GREENVILLE — A request by Darke County for an agreement between it and the City of Greenville on a new radio system for emergency first responders was a topic of discussion during the Greenville City Council meeting Tuesday evening.
Safety/Service Director Curt Garrison said he had received a letter Tuesday afternoon from the Darke County Office of Homeland Security and Emergency Management Service (EMA). The letter was a request for the city to sign on to a “memorandum of understanding” in order for the county to pursue construction of a MARCS communication tower.
Garrison explained that the county’s (and city’s) current emergency VHF radio system could be upgraded or a move could be made to the MARCS system, a costlier but more reliable service.
MARCS (Multi-Agency Radio Communications System) is a wireless, digital-based system maintained by the state that allows uninterrupted communication among various emergency agencies within the state of Ohio.
Garrison described the area near Union City, Ohio, as “deficient” in regards to MARCS, and the county is seeking to place a MARCS tower there.
“The long-term plan that the county communications committee has stated is that the best option for the county is to make that move from VHF to MARCS,” he said.
Funding for the system is a major impediment, not only for Darke County agencies, but for Greenville City agencies as well as all other municipalities and townships within the county, large and small.
Garrison said the county has explored a number of funding options, including a millage (property) tax, a utility tax and grants.
If signed on to by the city, the memorandum of understanding would be used in support of the county’s pursuit of state funding, namely a grant from the Local Government Safety Capital Grant Program, which would provide up to $100,000 to individual municipalities, or up to $500,000 for entities within the county as a whole, which, if awarded, would then be divided among law enforcement, fire and EMS services within Darke County.
Under this memorandum, Darke County would act as the “lead applicant” in the grant application. Garrison stated the city would not be under any financial obligation.
“There is no money that the city would have to pay to the county,” he said. “The city will not pay for a communications tower in Union City. We are just saying, if [council approves] this, you would just say the City of Greenville supports the county moving forward with the grant process to put a tower in Union City.”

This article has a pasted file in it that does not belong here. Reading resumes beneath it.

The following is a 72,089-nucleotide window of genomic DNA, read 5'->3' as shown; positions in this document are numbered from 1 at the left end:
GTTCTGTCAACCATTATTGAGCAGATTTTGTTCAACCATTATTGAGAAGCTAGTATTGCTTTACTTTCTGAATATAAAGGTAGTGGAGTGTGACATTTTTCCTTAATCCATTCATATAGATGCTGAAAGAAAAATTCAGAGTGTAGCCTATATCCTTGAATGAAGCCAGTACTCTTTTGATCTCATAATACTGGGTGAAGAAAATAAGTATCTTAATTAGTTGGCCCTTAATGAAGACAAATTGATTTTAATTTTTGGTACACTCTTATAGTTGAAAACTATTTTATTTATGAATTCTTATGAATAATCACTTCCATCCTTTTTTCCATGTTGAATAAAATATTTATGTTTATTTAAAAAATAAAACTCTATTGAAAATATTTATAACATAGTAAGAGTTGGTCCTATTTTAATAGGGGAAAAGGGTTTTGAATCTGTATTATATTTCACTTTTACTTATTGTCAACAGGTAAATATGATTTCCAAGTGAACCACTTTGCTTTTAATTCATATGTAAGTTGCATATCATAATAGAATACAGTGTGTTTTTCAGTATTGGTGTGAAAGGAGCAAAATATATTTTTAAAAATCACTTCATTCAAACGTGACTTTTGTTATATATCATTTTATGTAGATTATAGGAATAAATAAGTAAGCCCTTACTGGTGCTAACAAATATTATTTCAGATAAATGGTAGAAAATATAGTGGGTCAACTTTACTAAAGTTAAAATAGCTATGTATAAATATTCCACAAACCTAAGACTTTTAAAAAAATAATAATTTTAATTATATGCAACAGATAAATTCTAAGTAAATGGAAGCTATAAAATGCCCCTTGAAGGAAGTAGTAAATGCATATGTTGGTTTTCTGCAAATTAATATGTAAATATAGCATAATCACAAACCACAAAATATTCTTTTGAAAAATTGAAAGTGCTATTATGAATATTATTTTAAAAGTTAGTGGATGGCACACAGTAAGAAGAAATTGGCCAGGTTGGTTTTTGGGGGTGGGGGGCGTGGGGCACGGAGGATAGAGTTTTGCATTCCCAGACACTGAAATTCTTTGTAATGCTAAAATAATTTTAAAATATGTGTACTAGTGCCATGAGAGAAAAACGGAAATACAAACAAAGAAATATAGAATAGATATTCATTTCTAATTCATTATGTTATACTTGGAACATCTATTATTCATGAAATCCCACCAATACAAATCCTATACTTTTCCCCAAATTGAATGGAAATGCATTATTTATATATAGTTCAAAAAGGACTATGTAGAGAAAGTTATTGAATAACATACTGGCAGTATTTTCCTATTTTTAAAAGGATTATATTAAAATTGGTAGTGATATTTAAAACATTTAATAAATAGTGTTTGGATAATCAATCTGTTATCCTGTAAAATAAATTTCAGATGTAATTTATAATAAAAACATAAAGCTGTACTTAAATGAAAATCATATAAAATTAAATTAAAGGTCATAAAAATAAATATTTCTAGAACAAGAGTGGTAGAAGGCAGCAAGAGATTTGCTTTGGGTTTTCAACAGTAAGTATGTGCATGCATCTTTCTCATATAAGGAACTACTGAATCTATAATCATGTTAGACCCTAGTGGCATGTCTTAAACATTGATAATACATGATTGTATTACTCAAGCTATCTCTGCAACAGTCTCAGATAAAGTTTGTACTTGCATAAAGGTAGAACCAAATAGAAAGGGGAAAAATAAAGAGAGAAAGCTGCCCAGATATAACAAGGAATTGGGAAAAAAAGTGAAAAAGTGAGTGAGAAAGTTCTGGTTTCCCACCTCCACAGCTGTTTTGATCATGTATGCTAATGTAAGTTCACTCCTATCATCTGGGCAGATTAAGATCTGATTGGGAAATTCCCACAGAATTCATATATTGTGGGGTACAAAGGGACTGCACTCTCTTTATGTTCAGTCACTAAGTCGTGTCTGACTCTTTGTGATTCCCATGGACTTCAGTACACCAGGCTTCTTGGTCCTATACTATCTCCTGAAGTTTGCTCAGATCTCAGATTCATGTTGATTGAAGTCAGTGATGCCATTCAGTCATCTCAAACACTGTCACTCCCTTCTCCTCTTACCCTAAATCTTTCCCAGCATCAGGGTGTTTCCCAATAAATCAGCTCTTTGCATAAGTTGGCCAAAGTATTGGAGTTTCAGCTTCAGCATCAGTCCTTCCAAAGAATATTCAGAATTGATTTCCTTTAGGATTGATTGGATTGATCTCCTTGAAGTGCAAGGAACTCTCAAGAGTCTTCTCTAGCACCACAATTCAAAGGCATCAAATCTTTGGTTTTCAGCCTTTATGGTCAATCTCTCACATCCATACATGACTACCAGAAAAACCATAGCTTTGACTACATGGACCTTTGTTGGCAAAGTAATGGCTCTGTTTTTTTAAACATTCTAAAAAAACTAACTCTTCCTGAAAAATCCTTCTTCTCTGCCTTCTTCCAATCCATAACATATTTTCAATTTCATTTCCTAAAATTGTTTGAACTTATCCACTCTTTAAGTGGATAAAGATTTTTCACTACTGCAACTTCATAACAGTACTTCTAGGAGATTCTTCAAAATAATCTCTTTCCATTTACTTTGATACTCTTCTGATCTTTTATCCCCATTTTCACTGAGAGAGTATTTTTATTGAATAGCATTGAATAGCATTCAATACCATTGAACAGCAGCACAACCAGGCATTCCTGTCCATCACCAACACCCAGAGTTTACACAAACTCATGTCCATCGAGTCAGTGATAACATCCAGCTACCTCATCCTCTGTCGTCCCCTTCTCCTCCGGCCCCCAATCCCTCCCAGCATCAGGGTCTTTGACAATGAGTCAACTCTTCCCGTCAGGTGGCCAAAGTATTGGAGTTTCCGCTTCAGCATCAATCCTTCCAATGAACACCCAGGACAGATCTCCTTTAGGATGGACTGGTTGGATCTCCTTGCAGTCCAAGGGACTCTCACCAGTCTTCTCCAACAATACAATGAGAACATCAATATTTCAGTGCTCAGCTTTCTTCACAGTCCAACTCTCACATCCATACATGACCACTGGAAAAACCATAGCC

The application is due by the end of March. Garrison said he would prefer that council and the city’s law director review the memorandum first before moving ahead. Council’s next meeting is March 15, the first opportunity a formal approval could be enacted.
Garrison also presented council with information derived from a meeting with the Darke County EMA and the Ohio Environmental Protection Agency (EPA) regarding three outstanding issues with the city’s water, namely, lack of sufficient water storage, susceptibility to harmful algal blooms and potential manmade hazards.
He reported that a Federal Emergency Management Agency (FEMA) Pre-Disaster Mitigation Grant Program could fund 75 percent of a city water improvement project, up to $4 million. Projects could include construction of a new water tower for the city, algal bloom treatment options, or asset management.
Council agreed to assign the issue to the Utilities Committee for review. The deadline for this grant application is April 29.
Among other business, council approved an ordinance securing appropriations for multiple city departments for the purchase of assorted vehicles and equipment as well as construction costs.
Also approved was a resolution authorizing the Safety/Service Director to enter into a contract with Miami Valley Regional Crime Lab for 2016, in the amount of $21,328.
Resolutions were also passed approving an extended one-year contract with Rumpke Waste Disposal for city trash and recyclables pickup; a joint contract with Greenville City Schools and Speedway LLC for volume fuel discounts; and for the sale of municipally-owned property through GovDeals.com.
A resolution authorizing a change order with Brumbaugh Construction in the amount of $127,972 for the extension of 16-inch waterline under Ohio Street was approved.
Council also gave the go-ahead for the Safety/Service Director to execute a joint application with the Darke County Park District for improvements to the bike path.
Greenville City Council meets at 7:30 p.m. the first and third Tuesday of every month at the Greenville Municipal Building. For more information, visit the city’s website at www.cityofgreenville.org.